From Kyodo News
June 11 2021
TOKYO – A just-enacted law in Japan to support children who need daily medical care and their families has laid bare the hardships such children face in entering the education system, including admission to nurseries and primary schools — something the rest of society takes for granted.
Chihiro Kubo is the mother of one such child. Earlier this year she launched a drive to collect signatures online to support the efforts of legislators to tackle the issue. Targeting 2,000, she managed to gather 26,574 in just around a month.
Yuto was born in October 2019 with a large amniocele, a condition in which his intestines protrude through a hernia. He was finally released from hospital in August last year.
As he also had a lung disease, he needs to use an artificial respirator as well as a feeding tube, with his medical care mostly provided by Kubo, 37, at home in Tokyo’s Setagaya Ward.
Kubo, a doctor by profession, used to work at an emergency hospital for seriously ill patients. But with the need to look after Yuto, Kubo, who also has two daughters, now works from home examining patients’ CT scan and MRI data, partly because finding daycare for her son — even for a short time — has proven so difficult.
She was “shocked” to learn that, before Friday’s enactment, no law to support kids such as Yuto existed. She said that she and other parents in her situation needed to use provisions from laws designed for elderly people and other adults to patch together support and were left feeling that kids in situations like Yuto’s were not given legal definition.
The number of children aged under 20 who need daily medical care is estimated to total some 20,000 in Japan, with the figure having doubled in 10 years, according to the Health, Labor and Welfare Ministry. The sharp increase is due to progress in health care, leading to the survival of more children born with serious diseases.
Mothers of such children often take care of their children around the clock and are forced to stop working as they cannot find places to leave them, said Tomohiro Hongo, leader of volunteer group Wings, which supports families of children needing medical care.
It is a challenge for the children, especially those who need artificial respirators, to attend school daily, as they often require family members to both commute with them to and from school as well as accompany them while on the premises and because of a lack of medical staff there to provide necessary care on site.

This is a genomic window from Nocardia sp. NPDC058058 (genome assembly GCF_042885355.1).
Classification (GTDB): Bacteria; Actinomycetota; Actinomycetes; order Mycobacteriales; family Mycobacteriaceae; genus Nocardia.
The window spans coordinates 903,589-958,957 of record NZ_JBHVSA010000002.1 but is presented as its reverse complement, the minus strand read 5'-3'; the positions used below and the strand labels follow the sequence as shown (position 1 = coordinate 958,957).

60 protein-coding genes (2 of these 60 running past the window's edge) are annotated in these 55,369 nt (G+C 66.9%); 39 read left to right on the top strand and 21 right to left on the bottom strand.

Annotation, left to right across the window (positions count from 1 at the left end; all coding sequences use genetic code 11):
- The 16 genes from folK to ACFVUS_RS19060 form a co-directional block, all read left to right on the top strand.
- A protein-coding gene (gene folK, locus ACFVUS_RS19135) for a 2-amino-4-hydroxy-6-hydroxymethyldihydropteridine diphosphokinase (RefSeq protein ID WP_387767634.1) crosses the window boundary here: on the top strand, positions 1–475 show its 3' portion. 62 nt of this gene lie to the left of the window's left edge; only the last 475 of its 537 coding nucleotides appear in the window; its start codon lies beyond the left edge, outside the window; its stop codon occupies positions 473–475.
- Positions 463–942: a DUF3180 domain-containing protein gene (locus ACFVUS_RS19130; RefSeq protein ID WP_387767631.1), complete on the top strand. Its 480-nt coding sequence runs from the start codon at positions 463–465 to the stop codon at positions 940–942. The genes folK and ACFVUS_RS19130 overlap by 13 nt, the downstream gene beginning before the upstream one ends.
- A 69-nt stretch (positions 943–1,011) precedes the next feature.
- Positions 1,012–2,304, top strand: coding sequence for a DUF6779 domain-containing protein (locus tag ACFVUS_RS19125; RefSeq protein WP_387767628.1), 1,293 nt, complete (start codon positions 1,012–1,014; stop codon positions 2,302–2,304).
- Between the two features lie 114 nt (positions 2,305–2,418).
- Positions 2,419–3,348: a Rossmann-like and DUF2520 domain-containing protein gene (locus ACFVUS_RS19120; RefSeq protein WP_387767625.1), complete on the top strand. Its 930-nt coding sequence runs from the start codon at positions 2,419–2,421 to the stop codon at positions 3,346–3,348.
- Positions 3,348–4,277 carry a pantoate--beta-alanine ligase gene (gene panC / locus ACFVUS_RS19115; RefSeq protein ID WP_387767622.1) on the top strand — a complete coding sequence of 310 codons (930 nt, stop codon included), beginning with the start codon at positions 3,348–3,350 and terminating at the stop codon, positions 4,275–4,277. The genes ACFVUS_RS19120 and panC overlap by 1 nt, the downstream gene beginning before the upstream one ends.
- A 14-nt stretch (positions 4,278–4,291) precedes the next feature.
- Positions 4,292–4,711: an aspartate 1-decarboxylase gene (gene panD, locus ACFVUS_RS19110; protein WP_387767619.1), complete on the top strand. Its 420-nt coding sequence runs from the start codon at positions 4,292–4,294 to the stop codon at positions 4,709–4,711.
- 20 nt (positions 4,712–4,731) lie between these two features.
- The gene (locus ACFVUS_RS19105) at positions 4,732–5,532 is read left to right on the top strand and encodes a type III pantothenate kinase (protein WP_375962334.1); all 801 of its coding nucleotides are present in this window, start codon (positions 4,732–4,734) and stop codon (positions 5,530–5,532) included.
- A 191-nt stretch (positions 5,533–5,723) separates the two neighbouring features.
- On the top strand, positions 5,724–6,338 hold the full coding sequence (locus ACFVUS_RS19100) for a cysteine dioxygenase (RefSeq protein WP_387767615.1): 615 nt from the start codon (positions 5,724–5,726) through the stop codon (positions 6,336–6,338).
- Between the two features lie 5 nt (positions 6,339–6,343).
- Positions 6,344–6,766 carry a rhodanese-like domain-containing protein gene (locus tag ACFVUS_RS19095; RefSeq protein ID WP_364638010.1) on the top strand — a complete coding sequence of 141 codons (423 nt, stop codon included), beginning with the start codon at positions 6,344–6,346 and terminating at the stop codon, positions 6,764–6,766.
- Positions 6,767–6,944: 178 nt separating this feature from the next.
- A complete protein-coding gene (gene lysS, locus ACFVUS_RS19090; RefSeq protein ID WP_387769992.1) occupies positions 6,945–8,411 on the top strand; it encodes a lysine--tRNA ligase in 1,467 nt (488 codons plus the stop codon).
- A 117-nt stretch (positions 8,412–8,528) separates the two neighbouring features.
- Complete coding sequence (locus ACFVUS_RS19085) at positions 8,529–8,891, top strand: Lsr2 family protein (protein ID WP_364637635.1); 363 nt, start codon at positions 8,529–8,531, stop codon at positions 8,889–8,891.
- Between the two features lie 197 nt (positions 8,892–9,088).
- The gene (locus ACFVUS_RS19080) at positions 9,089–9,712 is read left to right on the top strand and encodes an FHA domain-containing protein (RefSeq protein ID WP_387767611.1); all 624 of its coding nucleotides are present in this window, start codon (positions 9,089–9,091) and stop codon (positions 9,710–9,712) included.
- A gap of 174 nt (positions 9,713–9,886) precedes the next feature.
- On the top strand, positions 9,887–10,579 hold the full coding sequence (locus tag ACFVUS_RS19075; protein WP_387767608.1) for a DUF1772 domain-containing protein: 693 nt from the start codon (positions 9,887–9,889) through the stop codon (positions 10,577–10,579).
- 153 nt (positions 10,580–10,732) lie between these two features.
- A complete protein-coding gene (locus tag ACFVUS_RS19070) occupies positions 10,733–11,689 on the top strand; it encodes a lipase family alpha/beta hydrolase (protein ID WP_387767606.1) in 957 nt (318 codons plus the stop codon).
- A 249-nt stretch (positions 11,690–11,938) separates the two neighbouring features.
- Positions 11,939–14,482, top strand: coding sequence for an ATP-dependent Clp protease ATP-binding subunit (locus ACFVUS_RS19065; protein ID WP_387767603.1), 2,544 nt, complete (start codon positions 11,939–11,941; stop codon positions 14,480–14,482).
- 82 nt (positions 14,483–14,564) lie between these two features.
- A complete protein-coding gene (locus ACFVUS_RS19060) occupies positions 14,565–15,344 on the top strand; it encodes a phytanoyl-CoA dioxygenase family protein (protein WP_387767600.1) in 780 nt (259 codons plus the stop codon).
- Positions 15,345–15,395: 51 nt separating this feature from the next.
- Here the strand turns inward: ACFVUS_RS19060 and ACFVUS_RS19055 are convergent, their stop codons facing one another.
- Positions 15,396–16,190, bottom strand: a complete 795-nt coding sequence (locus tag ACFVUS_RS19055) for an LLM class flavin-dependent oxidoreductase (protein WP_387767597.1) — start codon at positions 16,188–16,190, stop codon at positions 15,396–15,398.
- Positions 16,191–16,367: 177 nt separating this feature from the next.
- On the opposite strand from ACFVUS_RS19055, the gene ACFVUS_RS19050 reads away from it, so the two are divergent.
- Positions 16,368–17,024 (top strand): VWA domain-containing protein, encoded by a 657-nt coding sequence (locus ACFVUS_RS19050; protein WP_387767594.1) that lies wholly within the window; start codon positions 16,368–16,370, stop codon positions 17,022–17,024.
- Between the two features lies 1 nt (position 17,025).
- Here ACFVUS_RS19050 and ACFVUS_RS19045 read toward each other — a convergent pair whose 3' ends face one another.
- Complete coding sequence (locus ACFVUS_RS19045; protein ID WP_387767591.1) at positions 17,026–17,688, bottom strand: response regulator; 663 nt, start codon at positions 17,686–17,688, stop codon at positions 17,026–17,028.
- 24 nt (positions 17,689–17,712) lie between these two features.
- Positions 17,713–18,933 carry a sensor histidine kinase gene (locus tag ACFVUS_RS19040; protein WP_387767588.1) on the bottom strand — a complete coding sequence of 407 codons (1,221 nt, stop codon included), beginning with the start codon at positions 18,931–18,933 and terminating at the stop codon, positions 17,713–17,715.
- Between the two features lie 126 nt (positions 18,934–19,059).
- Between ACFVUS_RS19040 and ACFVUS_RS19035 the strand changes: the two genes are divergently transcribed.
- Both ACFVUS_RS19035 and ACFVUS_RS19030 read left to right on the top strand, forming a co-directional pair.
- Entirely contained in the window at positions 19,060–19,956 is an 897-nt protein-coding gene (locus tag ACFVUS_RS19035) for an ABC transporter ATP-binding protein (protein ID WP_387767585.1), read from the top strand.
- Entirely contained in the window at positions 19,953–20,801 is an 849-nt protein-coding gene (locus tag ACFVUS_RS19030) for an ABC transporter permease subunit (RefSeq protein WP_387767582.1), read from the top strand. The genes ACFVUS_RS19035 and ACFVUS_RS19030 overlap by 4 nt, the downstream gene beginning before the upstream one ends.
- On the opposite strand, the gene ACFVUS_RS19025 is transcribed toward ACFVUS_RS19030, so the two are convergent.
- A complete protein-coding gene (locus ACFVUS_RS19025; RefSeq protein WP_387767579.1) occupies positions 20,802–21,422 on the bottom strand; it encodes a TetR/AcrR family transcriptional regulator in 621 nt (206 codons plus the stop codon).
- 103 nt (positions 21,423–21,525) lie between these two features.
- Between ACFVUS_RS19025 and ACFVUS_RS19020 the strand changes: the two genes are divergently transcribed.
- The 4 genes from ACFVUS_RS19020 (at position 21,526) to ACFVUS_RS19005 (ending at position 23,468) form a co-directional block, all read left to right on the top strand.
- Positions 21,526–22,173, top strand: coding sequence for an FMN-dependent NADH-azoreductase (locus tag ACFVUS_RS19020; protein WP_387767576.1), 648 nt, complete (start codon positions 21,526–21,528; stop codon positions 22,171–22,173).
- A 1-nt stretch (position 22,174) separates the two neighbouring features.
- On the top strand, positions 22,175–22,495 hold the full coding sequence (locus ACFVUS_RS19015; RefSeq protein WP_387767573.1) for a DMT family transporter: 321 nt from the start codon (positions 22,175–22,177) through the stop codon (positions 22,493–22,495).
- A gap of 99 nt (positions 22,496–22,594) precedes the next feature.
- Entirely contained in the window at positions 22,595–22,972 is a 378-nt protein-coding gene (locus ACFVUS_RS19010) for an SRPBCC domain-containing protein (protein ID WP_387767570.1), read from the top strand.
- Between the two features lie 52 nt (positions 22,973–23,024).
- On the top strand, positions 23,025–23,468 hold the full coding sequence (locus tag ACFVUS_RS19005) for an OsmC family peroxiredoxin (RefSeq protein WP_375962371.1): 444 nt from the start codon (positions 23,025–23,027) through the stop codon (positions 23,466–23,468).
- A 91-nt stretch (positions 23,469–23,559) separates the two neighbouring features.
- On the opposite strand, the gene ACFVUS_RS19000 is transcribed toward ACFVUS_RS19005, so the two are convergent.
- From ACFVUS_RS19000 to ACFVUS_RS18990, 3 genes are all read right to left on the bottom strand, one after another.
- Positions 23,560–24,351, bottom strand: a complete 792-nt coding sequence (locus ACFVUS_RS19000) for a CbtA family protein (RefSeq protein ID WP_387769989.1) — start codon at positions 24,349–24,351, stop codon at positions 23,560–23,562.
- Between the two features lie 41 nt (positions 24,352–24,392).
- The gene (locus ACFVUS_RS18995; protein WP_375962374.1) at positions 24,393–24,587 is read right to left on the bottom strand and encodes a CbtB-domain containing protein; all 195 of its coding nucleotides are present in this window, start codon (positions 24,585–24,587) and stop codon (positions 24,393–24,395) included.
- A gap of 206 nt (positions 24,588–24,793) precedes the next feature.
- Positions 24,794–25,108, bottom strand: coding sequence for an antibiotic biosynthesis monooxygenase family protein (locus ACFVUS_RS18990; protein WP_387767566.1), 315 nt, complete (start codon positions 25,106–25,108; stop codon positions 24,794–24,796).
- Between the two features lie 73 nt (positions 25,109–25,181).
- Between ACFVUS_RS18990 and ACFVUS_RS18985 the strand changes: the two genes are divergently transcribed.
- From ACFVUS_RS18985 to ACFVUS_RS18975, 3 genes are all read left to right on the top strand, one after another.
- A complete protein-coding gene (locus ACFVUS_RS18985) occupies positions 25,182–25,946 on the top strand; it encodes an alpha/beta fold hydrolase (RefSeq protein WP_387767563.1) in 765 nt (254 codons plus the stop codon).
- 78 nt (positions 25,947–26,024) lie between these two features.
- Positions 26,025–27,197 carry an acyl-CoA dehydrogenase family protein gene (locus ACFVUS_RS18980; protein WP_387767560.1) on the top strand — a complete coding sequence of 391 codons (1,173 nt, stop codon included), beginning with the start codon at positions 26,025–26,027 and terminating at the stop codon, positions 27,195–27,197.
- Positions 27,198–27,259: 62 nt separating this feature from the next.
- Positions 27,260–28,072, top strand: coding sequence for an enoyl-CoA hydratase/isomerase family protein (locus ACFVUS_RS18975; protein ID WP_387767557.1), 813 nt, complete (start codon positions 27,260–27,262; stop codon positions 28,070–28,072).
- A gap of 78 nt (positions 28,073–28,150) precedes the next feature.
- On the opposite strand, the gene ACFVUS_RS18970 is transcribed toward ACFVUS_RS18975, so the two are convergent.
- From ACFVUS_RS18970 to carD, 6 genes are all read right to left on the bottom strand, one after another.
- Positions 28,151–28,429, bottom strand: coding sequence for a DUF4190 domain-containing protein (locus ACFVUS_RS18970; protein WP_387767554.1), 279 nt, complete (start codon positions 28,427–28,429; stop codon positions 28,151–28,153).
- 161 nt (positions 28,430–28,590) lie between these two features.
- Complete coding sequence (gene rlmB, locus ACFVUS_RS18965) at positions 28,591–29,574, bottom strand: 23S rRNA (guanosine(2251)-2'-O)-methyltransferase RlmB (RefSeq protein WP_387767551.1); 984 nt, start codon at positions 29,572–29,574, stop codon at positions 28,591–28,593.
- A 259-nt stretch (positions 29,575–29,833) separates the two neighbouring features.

“The families are also having trouble finding people with whom they can consult about their situations and feel at a loss as they are not taught which services they can use,” Hongo said. “As a result, mothers get exhausted and cannot work.”
Hongo, whose younger sister is the mother of a child requiring medical care, said such mothers often feel too burned out from raising their children to make their voices heard, while local governments are not even aware of how many such children exist.
“Welfare and society are lagging behind the advances made in the medical sector,” Hongo said, adding that facilities offering welfare services have also lacked fiscal incentives.
The concept of children in need of daily medical care first appeared in the revised child welfare law in 2016, requiring local governments to “make efforts” to support them. But little progress was made to improve the environment surrounding the children and their families, with levels of local support varying considerably depending on where people live, experts say.
The latest legislation, five years in the making, was drawn up by a bipartisan group of lawmakers and obliges the central and local governments to offer assistance with the aim of helping children in need of daily medical care grow up physically and mentally sound and prevent their family members from having to leave their jobs.
The lawmakers include the ruling Liberal Democratic Party’s Seiko Noda, who herself has a son needing daily medical care, and opposition member Yasuhiko Funago, who has been diagnosed with the progressive neurological disease known as ALS.
The law defines those in need of such support as children under 18 or high school students who need medical care on a daily basis, including breathing using artificial respirators and aspirators.
It says the central and local governments must ensure the children can receive education with others not needing medical care, regardless of where they live. It also obliges school operators to come up with necessary measures such as deploying nurses so the children can attend school without parental escorts. Prefectural governments must set up support centers for families.
“In Japan, the common practice of ensuring any child can grow up in a conducive environment is not often realized compared with other advanced countries,” said opposition lawmaker Akira Nagatsuma on May 14, when he received the signatures collected by Kubo. He serves as lead opposition member of the House of Representatives committee on health, labor and welfare.
When Kubo started posting images explaining the legislation prior to collecting signatures, she was pleasantly surprised to find that the move was warmly welcomed even by people not involved with children needing daily medical care.
“In addition to delivering our signatures to lawmakers, I wanted to know how such children would be perceived by society, as supporting them involves the use of taxes,” Kubo said.
As Kubo began communicating with mothers in similar straits on Twitter after Yuto was born, her campaign quickly garnered attention, was shared, and gathered steam.
“I thought the most important thing was to let everyone know about the existence of such children…knowing about this issue, people in society raised their voices to say this law is necessary. This is where its major significance lies,” Kubo said.